Sunday, September 14, 2008

8 Ways to Comfort with Grace

I've always followed Rita Avila's journey towards motherhood, ever since I saw her being interviewed at the defunct S-Files wherein she shared her frustration on getting pregnant. I felt mad in her behalf when the show somehow twisted the story of her dolls. See, her husband bought her two dolls which they treated as their babies. The talk show somehow insinuated that she lost her mind in treating the dolls as real life people. Of course she was the guest and she cleared it up afterwards but some people can just be very insensitive in the feelings of other people.

I was overjoyed for her when she gave birth to a baby boy November 2006 but that feeling of joy turned into sorrow when I read in Ricky Lo's column at the Philippine Star that they lost their baby due to a heart ailment a month after his birth.

Almost two years after the death of her child, she came out with a small book titled "8 Ways to Comfort with Grace". It contains tips on how to comfort grieving people. I wanted to buy it as I'm always at a loss when I find myself in such a situation. Usually, I just sit with the crying person and offer my shoulder to cry on and try not to say anything. So when Leo and I went to the Bookfair today, I really looked for her book amongst the dozens of exhibitors that covered the whole floor area and was glad when I found it with minimal help from the Secretariat.

Upon getting home, it was the first book I read. I was really touched by her story. Maybe because I have relatives and friends who share her story as well. I'm glad too that the way I comfort is considered acceptable. I try as much as possible, to be sensitive to the feelings of the grieving party as I try to put myself in their place. After all, I have lost people who are dear to me so I could relate to their grief.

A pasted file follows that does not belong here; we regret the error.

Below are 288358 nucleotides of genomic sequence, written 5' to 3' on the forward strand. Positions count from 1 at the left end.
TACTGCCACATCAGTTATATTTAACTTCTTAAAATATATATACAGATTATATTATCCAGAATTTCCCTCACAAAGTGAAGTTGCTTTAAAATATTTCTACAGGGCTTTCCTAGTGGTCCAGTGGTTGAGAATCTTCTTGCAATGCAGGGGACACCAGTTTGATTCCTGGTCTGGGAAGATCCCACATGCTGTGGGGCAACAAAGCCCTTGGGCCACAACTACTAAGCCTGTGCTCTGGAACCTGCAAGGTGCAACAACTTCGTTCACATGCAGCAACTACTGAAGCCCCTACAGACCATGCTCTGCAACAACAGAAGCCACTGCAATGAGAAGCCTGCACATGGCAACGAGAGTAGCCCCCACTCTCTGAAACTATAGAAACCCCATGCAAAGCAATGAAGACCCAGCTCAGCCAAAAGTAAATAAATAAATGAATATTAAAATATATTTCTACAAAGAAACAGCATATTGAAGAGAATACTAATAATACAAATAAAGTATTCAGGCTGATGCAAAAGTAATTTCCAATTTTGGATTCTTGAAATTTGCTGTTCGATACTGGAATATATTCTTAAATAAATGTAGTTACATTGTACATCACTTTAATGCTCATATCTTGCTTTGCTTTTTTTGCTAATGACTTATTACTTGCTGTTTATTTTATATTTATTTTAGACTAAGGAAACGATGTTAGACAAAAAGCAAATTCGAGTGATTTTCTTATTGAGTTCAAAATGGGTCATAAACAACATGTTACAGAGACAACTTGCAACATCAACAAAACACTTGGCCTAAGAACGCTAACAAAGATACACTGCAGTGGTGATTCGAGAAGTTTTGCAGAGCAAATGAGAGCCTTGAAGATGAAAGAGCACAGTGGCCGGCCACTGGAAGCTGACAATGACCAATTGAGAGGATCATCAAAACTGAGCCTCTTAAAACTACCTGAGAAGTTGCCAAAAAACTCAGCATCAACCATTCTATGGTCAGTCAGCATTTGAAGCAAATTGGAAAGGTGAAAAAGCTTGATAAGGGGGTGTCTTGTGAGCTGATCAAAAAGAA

I really do recommend this book. It's published by St. Paul and cost me only P100 (it was on sale as it was the Bookfair but regular price is P125).

5 comments:

Nonie David Carluen said...

keep this up sunshine. the least said to a grieving person - the better. nothing more annoying than a yapper when all the grieving person wants is to be lost in thoughts.

Norrie Blackeby said...

Grief is so damn personal and just having someone hold your hand or caress your back is enough for me. Silence and understanding are the best companions when one is grieving. I do hate hearing cliches thrown at me and the worst one was "only God knows". That drove me to the brink of despair.

Rene David said...

What about "Life is like that". Like what? or "Time heals". I should take Time whenever I cut myself. lols

Norrie Blackeby said...

You are getting funnier as you get older diks. hehehehe. How about....someday you'll look back at this time and laugh or remember the good times. Yada yada.

Rene David said...

a good answer might be " yeah... I'll be looking back and laugh on the silly things you've been saying to me now" and what about "God gives and God takes away" Indian giver?